11761Re: SA-VIC: SA election results smash records!
- Dec 15, 2004By Bob Gould
Further to Nigel Irritable's measured and careful discussion of the
local government election results in Victoria, it might be useful to
add some elements.
Firstly, whether socialists decide to run independently in elections
is a tactical question to be decided by the socialists concerned. In
my view it's lunacy to counterpose such electoral exercises to the
work of socialists who decide that their tactical orientation is to
work in the Labor Party or the Greens.
It's even worse to delude yourself that engaging in a fairly
straightforward electoral exercise solves the central strategic
problems facing socialists -- whether you're relatively successful as
the Socialist Party and the ISO have been in Victoria, or relatively
unsuccessful as the DSP/Socialist Alliance has been everywhere in
The particular strategic problem facing socialists is clearly the
hegemony of the Labor Party over the organised working class and the
demonstrated viability of the Greens as a small mass electoral
formation to the left of Labor, based largely in the new social layers.
It's pretty clear that when they engage in their independent electoral
activity the Socialist Party and the ISO do so quite seriously, in the
way that Nigel Irritable describes.
The DSP tends not to do it in that way because of its preoccupation
with the internal life of its own apparatus, which absorbs the
energies of that organisation almost totally.
Several conjunctural factors obviously have a bearing on the Victorian
local elections. Firstly, the Labor Party in Victoria has a more
limited tradition of participation in local elections than it does in
NSW and Queensland, for instance.
Secondly, and this is an area where people who know more than me might
enlighten me. It's my impression that when the reactionary Liberal
government of Jeff Kennett enforced wholesale amalgamations of local
councils in Victoria a few years ago, it introduced
first-past-the-post voting everywhere. It appears that a number of
mainly Labor and Green municipalities have reintroduced proportional
representation, which is a progressive step. I'd be interested to know
when that happened.
An even more progressive step would be to increase the number of
councillors from three to four per ward, thus lowering the quota to 20
per cent. Maybe Steve Jolly could consider such a proposal for the
In the federal elections, the Socialist Party chose not to run,
implicitly recognising the great polarisation in Australian society
between the Labor-Green and the Tory sides of politics in those elections.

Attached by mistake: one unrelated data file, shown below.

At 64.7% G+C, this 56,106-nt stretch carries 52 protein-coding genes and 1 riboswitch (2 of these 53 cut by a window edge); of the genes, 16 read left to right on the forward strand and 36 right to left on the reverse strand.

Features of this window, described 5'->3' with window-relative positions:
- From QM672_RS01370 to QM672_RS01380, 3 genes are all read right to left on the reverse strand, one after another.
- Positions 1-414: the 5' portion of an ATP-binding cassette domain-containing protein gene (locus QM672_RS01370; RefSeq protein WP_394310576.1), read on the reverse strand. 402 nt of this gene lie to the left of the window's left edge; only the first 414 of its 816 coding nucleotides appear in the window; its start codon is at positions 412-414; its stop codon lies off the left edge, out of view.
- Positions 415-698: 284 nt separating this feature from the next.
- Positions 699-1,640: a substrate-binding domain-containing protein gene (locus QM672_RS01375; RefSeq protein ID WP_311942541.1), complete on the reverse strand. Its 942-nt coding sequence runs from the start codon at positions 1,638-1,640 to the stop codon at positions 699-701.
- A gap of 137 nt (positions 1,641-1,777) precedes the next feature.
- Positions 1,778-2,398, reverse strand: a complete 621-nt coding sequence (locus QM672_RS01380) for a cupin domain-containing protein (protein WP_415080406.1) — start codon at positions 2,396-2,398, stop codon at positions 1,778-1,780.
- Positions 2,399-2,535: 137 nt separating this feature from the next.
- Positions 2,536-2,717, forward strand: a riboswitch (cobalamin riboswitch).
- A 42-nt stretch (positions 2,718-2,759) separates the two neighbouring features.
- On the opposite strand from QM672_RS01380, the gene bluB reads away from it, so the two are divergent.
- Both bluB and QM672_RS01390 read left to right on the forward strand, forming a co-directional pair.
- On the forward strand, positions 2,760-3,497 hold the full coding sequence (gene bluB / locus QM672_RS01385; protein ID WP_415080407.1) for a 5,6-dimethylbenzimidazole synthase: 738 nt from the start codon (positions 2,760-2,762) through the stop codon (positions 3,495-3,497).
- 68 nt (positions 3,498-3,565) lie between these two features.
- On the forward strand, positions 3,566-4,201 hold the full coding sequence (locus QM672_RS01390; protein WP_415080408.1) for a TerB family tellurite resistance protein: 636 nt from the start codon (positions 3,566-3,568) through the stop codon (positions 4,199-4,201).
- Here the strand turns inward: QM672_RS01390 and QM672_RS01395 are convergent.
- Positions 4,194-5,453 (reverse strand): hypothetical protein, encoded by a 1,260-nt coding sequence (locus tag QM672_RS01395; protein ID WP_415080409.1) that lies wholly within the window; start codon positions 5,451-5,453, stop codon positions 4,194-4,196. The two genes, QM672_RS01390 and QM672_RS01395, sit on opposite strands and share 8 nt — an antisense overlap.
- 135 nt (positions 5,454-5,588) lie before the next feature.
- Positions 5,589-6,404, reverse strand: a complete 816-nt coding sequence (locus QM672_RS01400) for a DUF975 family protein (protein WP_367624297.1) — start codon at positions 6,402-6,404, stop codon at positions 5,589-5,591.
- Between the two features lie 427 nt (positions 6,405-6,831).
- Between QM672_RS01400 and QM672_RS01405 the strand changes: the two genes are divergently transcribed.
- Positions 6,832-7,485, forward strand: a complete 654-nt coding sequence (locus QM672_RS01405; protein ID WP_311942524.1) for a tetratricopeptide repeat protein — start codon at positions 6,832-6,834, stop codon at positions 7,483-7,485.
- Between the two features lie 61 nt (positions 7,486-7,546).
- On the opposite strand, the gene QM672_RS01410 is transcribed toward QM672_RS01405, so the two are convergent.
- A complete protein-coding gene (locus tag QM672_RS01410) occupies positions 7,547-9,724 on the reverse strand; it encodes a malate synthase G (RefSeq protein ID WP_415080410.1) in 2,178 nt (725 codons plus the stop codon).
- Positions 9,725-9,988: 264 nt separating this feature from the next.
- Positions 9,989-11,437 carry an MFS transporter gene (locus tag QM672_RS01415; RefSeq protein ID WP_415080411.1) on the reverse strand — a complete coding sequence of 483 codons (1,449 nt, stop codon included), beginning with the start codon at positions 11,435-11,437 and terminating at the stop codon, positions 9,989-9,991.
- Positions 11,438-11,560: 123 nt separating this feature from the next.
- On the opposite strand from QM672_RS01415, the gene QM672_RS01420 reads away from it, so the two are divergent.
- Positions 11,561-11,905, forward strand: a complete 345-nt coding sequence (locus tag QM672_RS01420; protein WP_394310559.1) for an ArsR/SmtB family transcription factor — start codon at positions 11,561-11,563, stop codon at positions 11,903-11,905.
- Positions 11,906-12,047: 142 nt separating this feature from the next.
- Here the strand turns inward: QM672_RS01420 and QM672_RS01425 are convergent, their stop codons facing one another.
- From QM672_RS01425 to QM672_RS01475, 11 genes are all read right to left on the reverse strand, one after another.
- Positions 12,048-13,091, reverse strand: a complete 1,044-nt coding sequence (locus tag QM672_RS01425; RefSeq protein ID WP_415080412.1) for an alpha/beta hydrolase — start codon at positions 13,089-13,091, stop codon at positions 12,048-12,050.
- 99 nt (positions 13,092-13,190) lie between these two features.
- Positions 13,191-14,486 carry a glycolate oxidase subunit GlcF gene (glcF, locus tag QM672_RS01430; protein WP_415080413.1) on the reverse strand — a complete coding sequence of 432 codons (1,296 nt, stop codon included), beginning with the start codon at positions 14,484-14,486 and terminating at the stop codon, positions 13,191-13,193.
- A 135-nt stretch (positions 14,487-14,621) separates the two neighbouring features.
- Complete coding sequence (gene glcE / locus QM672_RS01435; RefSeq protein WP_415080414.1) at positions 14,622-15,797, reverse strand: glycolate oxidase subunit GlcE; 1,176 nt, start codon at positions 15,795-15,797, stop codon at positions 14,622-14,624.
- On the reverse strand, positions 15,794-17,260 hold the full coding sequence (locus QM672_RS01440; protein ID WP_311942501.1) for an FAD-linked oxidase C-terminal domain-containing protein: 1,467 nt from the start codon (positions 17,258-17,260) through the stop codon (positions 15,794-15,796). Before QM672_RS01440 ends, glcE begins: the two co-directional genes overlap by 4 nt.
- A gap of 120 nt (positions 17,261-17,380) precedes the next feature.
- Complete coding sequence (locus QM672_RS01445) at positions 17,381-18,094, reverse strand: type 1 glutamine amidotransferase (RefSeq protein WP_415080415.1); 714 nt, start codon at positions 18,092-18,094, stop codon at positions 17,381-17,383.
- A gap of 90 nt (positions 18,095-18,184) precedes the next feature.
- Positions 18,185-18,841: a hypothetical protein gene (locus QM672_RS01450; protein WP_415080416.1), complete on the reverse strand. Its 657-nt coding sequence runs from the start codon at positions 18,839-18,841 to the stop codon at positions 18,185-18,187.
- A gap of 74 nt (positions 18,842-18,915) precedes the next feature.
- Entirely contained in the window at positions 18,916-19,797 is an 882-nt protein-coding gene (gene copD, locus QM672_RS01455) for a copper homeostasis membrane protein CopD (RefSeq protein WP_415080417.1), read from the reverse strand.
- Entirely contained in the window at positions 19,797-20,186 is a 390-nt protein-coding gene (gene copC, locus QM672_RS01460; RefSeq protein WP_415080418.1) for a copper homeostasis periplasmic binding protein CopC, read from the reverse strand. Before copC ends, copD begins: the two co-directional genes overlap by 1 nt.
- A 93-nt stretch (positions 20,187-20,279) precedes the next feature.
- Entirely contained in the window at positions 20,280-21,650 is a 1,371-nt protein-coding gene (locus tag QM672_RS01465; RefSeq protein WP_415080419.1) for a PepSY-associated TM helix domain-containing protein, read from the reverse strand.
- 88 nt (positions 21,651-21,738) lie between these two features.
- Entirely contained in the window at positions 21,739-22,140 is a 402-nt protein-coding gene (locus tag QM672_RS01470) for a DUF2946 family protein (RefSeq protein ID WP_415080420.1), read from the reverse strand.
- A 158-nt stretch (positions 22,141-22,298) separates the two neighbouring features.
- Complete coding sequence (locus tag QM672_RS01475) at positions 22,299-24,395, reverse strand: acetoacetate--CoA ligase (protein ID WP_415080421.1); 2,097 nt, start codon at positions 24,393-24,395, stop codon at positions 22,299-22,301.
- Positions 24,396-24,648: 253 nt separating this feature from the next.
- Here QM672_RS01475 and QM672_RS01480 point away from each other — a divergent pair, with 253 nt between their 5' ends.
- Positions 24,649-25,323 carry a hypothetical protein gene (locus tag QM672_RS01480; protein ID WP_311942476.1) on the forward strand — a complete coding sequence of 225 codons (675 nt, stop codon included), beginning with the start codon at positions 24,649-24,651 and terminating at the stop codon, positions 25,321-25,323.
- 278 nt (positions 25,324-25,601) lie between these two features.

The ISO, which did run in the federal elections as part of the
Socialist Alliance, avoided to a large extent the extravagant
anti-Labor rhetoric of the DSP, but the DSP rhetoric tended to
dominate the Socialist Alliance campaign, for which the SA paid the
inevitable penalty of a vote so small as to be off the electoral radar.
It seems to me that better electoral result for the Socialist Party
and the ISO candidates of the Socialist Alliance in the Victorian
local elections is directly due to the less sectarian and more
sensible tone of the ISO and the Socialist Party, both to the broader
Labor movement and to the Greens.
On the face of it, Steve Jolly's statements before and after his
election seem quite reasonable. He counterposed himself as a socialist
both to the Labor Party and the Greens, but he also made an appeal to
the better traditions of the Labor Party and to the ranks of the
Greens for better collaboration around progressive policies. All of
that seems to me entirely reasonable.
He delivered his vote for mayor to the Labor candidate and explained
why. As he only had half a quota, it's quite clear that Steve Jolly
was elected on the Labor Party surplus, which carried over to him as
preferences. Half the votes that elected him came from Socialist Party
voters, and half from Labor voters.
I base this interpretation on local newspapers in Yarra, which have
been sent to me by a friend. Was it the case that Steve Jolly and the
Socialist Party actually exchanged preferences with the Labor Party?
That's a genuine question, because it's not entirely clear from the
local paper reports.
Anyway, it seems clear that Jolly's election is the product of a good
deal more sensible strategic orientation than that of the DSP, both in
the terms described by Nigel Irritable about concentrating seriously
in one area, and also adopting a more realistic overall approach to
the continuing grip of Labor and the Greens on the masses.
PS. One shouldn't underestimate, in this kind of political exercise,
Steve Jolly's individual personal role. He's a colourful immigrant to
Australia with a strong Irish accent and in a modest way a charismatic
figure with a long history of socialist political agitation behind
him. The human element should never be overlooked as a factor in
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